AIDS - Causes

AIDS develops when HIV attacks and destroys certain types of cells that are part of the immune system. The immune system consists of all those cells, tissues, and substances that protect the body from infection by foreign bodies, such as bacteria. An important element of the immune system is a group of white blood cells that include helper T cells, macrophages (pronounced MAK-ruh-fages), and monocytes (pronounced MON-uh-sites). These cells attack foreign bodies and prevent them from causing disease and infection.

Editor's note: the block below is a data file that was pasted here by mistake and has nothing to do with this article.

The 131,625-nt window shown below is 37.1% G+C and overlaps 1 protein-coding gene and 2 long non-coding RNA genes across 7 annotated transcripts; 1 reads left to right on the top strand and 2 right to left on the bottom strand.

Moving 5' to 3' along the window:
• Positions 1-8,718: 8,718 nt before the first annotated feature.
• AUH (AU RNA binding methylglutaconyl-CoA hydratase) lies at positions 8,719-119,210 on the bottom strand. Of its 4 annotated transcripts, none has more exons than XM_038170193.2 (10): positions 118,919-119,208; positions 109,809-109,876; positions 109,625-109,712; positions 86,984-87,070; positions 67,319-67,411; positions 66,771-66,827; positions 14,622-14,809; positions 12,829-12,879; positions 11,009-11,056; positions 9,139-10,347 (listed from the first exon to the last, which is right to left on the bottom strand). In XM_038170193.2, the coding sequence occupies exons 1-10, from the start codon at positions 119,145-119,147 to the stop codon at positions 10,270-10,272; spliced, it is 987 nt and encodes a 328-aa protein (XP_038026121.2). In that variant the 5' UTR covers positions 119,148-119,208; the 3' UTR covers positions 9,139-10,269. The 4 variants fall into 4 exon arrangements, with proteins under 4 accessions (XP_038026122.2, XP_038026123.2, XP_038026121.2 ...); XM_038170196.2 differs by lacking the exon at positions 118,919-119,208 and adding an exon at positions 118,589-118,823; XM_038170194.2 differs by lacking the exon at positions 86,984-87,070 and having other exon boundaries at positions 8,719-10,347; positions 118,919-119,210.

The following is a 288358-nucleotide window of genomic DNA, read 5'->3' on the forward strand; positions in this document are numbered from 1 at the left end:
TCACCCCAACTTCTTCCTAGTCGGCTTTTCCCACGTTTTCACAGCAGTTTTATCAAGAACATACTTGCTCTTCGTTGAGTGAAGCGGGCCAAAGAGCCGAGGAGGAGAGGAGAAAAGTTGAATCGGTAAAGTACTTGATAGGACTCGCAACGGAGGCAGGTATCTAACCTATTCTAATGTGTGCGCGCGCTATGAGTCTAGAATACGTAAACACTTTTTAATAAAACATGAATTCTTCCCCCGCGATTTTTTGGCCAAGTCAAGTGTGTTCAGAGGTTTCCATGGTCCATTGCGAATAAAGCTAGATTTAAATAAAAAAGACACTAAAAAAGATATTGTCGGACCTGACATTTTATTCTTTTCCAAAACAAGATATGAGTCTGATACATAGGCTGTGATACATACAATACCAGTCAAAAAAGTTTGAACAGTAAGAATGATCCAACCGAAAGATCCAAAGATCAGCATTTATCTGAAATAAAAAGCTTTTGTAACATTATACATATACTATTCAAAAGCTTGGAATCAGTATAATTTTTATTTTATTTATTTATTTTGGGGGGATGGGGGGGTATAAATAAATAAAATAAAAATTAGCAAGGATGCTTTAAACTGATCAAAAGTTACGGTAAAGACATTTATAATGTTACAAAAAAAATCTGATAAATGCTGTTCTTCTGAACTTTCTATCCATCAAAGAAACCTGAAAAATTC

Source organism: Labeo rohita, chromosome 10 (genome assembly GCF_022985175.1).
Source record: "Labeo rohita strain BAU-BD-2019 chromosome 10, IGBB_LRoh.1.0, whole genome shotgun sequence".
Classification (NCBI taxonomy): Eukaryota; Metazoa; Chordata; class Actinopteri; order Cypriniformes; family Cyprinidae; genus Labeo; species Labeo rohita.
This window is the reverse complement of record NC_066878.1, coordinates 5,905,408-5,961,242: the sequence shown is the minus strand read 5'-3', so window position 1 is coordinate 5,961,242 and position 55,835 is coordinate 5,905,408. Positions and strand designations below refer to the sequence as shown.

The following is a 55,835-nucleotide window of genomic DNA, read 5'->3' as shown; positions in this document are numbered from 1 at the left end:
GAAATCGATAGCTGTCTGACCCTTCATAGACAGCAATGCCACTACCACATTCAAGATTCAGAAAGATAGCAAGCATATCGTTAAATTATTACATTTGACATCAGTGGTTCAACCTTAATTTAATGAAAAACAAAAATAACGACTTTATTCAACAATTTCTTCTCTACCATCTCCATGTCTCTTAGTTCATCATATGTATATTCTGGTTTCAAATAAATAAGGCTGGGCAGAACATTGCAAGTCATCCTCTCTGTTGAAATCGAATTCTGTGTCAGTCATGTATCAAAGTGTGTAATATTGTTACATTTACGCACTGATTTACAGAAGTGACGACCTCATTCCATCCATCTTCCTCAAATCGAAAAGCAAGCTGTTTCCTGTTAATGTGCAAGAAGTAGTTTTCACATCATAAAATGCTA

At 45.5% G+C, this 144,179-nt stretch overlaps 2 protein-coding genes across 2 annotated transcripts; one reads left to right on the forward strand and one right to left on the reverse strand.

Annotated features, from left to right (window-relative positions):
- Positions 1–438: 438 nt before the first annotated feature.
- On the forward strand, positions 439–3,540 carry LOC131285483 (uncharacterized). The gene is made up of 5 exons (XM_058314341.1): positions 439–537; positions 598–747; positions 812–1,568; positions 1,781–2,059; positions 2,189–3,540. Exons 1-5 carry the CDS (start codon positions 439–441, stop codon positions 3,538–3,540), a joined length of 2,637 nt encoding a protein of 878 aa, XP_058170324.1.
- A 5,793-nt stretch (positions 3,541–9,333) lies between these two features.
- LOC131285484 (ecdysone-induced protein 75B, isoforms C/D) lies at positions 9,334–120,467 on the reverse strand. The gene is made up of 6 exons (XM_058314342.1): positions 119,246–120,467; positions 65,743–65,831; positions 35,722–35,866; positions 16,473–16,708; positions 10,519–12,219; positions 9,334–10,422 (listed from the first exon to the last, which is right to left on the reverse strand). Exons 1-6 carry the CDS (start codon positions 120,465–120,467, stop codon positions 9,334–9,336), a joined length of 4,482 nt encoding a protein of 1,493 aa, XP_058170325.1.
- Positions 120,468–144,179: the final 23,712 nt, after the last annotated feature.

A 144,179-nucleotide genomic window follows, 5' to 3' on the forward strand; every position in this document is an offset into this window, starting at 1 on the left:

After it enters the body, HIV attaches itself to a certain part of these cells called the CD4 protein. The virus then takes command of the chemical changes that take place within the cell. It orders the cell to start making copies of the HIV virus. It eventually causes the cell's death. As the cell dies, it breaks apart and releases many new copies of the HIV. The new HIV cells then travel through the bloodstream and attack other white blood cells.

As white blood cells die, the immune system becomes weaker. The body is no longer able to fight back against infection. Infections that would normally be relatively harmless, such as the common cold (see common cold entry), can become life-threatening to someone who is HIV positive.

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